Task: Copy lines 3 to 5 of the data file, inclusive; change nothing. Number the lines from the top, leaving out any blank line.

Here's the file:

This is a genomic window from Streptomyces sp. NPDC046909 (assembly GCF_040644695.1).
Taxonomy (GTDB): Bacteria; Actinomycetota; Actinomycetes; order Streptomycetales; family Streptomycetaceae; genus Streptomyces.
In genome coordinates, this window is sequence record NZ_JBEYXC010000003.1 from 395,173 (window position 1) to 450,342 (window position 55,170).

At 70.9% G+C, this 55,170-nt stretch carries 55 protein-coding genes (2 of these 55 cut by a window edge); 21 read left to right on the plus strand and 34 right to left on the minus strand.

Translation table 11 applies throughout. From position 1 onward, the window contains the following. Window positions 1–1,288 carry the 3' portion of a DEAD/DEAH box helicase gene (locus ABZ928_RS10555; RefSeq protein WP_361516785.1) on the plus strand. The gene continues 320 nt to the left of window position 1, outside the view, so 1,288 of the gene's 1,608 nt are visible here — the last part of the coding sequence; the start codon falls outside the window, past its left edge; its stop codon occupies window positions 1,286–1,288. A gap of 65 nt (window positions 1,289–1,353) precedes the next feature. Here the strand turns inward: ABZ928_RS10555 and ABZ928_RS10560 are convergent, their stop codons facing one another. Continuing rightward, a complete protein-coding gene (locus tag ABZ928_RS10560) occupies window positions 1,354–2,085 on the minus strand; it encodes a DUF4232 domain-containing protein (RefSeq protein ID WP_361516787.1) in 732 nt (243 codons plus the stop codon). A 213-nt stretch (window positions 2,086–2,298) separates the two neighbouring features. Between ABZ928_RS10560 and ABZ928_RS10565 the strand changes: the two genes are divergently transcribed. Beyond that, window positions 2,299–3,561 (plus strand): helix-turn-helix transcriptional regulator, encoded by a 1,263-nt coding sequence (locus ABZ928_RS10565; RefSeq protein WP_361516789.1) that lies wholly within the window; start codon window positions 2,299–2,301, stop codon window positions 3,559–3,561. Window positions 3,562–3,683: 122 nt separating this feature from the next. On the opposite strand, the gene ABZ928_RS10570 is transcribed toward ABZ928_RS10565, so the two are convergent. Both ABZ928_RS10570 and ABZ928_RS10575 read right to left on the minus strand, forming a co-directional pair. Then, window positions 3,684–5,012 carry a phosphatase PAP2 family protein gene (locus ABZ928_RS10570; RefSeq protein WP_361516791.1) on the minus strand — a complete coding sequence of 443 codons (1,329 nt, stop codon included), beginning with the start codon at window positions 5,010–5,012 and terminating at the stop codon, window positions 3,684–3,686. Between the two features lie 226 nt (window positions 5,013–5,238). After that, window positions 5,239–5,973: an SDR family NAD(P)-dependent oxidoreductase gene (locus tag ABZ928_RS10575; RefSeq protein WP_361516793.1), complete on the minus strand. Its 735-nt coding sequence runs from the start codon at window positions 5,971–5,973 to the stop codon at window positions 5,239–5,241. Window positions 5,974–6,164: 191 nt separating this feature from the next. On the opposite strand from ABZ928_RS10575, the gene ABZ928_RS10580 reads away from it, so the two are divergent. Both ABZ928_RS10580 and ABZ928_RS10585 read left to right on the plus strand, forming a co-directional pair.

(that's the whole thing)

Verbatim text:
In genome coordinates, this window is sequence record NZ_JBEYXC010000003.1 from 395,173 (window position 1) to 450,342 (window position 55,170).

At 70.9% G+C, this 55,170-nt stretch carries 55 protein-coding genes (2 of these 55 cut by a window edge); 21 read left to right on the plus strand and 34 right to left on the minus strand.

Translation table 11 applies throughout. From position 1 onward, the window contains the following. Window positions 1–1,288 carry the 3' portion of a DEAD/DEAH box helicase gene (locus ABZ928_RS10555; RefSeq protein WP_361516785.1) on the plus strand. The gene continues 320 nt to the left of window position 1, outside the view, so 1,288 of the gene's 1,608 nt are visible here — the last part of the coding sequence; the start codon falls outside the window, past its left edge; its stop codon occupies window positions 1,286–1,288. A gap of 65 nt (window positions 1,289–1,353) precedes the next feature. Here the strand turns inward: ABZ928_RS10555 and ABZ928_RS10560 are convergent, their stop codons facing one another. Continuing rightward, a complete protein-coding gene (locus tag ABZ928_RS10560) occupies window positions 1,354–2,085 on the minus strand; it encodes a DUF4232 domain-containing protein (RefSeq protein ID WP_361516787.1) in 732 nt (243 codons plus the stop codon). A 213-nt stretch (window positions 2,086–2,298) separates the two neighbouring features. Between ABZ928_RS10560 and ABZ928_RS10565 the strand changes: the two genes are divergently transcribed. Beyond that, window positions 2,299–3,561 (plus strand): helix-turn-helix transcriptional regulator, encoded by a 1,263-nt coding sequence (locus ABZ928_RS10565; RefSeq protein WP_361516789.1) that lies wholly within the window; start codon window positions 2,299–2,301, stop codon window positions 3,559–3,561. Window positions 3,562–3,683: 122 nt separating this feature from the next. On the opposite strand, the gene ABZ928_RS10570 is transcribed toward ABZ928_RS10565, so the two are convergent. Both ABZ928_RS10570 and ABZ928_RS10575 read right to left on the minus strand, forming a co-directional pair. Then, window positions 3,684–5,012 carry a phosphatase PAP2 family protein gene (locus ABZ928_RS10570; RefSeq protein WP_361516791.1) on the minus strand — a complete coding sequence of 443 codons (1,329 nt, stop codon included), beginning with the start codon at window positions 5,010–5,012 and terminating at the stop codon, window positions 3,684–3,686. Between the two features lie 226 nt (window positions 5,013–5,238). After that, window positions 5,239–5,973: an SDR family NAD(P)-dependent oxidoreductase gene (locus tag ABZ928_RS10575; RefSeq protein WP_361516793.1), complete on the minus strand. Its 735-nt coding sequence runs from the start codon at window positions 5,971–5,973 to the stop codon at window positions 5,239–5,241. Window positions 5,974–6,164: 191 nt separating this feature from the next. On the opposite strand from ABZ928_RS10575, the gene ABZ928_RS10580 reads away from it, so the two are divergent. Both ABZ928_RS10580 and ABZ928_RS10585 read left to right on the plus strand, forming a co-directional pair.